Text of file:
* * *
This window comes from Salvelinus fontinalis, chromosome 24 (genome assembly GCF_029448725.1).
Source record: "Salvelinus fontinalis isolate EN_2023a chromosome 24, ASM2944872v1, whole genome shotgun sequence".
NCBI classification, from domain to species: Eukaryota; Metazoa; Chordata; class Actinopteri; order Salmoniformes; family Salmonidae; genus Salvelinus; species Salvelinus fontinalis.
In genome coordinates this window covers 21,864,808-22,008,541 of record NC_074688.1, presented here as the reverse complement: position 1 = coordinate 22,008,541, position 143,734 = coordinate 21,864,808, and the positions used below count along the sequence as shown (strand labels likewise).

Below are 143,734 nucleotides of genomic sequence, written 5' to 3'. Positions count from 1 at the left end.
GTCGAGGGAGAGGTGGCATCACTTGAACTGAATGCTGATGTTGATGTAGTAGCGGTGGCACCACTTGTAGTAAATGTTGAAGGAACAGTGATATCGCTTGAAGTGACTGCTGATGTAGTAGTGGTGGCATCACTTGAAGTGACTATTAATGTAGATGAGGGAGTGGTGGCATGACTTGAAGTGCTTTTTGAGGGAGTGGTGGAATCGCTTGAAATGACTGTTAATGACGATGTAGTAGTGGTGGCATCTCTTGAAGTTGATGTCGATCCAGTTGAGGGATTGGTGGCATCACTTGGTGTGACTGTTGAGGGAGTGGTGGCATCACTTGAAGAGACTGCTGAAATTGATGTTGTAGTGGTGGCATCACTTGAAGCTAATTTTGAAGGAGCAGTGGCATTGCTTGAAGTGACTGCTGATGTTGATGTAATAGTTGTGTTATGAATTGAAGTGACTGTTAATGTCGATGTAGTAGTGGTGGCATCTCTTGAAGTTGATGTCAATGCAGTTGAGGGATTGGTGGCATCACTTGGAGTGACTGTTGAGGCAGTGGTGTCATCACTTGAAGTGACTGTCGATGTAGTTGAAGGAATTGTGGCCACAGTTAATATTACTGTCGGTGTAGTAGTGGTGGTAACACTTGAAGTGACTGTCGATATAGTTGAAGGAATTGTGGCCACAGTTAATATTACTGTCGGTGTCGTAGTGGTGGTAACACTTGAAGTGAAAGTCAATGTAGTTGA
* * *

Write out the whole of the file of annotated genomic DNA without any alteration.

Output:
This window comes from Salvelinus fontinalis, chromosome 24 (genome assembly GCF_029448725.1).
Source record: "Salvelinus fontinalis isolate EN_2023a chromosome 24, ASM2944872v1, whole genome shotgun sequence".
NCBI classification, from domain to species: Eukaryota; Metazoa; Chordata; class Actinopteri; order Salmoniformes; family Salmonidae; genus Salvelinus; species Salvelinus fontinalis.
In genome coordinates this window covers 21,864,808-22,008,541 of record NC_074688.1, presented here as the reverse complement: position 1 = coordinate 22,008,541, position 143,734 = coordinate 21,864,808, and the positions used below count along the sequence as shown (strand labels likewise).

Below are 143,734 nucleotides of genomic sequence, written 5' to 3'. Positions count from 1 at the left end.
GTCGAGGGAGAGGTGGCATCACTTGAACTGAATGCTGATGTTGATGTAGTAGCGGTGGCACCACTTGTAGTAAATGTTGAAGGAACAGTGATATCGCTTGAAGTGACTGCTGATGTAGTAGTGGTGGCATCACTTGAAGTGACTATTAATGTAGATGAGGGAGTGGTGGCATGACTTGAAGTGCTTTTTGAGGGAGTGGTGGAATCGCTTGAAATGACTGTTAATGACGATGTAGTAGTGGTGGCATCTCTTGAAGTTGATGTCGATCCAGTTGAGGGATTGGTGGCATCACTTGGTGTGACTGTTGAGGGAGTGGTGGCATCACTTGAAGAGACTGCTGAAATTGATGTTGTAGTGGTGGCATCACTTGAAGCTAATTTTGAAGGAGCAGTGGCATTGCTTGAAGTGACTGCTGATGTTGATGTAATAGTTGTGTTATGAATTGAAGTGACTGTTAATGTCGATGTAGTAGTGGTGGCATCTCTTGAAGTTGATGTCAATGCAGTTGAGGGATTGGTGGCATCACTTGGAGTGACTGTTGAGGCAGTGGTGTCATCACTTGAAGTGACTGTCGATGTAGTTGAAGGAATTGTGGCCACAGTTAATATTACTGTCGGTGTAGTAGTGGTGGTAACACTTGAAGTGACTGTCGATATAGTTGAAGGAATTGTGGCCACAGTTAATATTACTGTCGGTGTCGTAGTGGTGGTAACACTTGAAGTGAAAGTCAATGTAGTTGA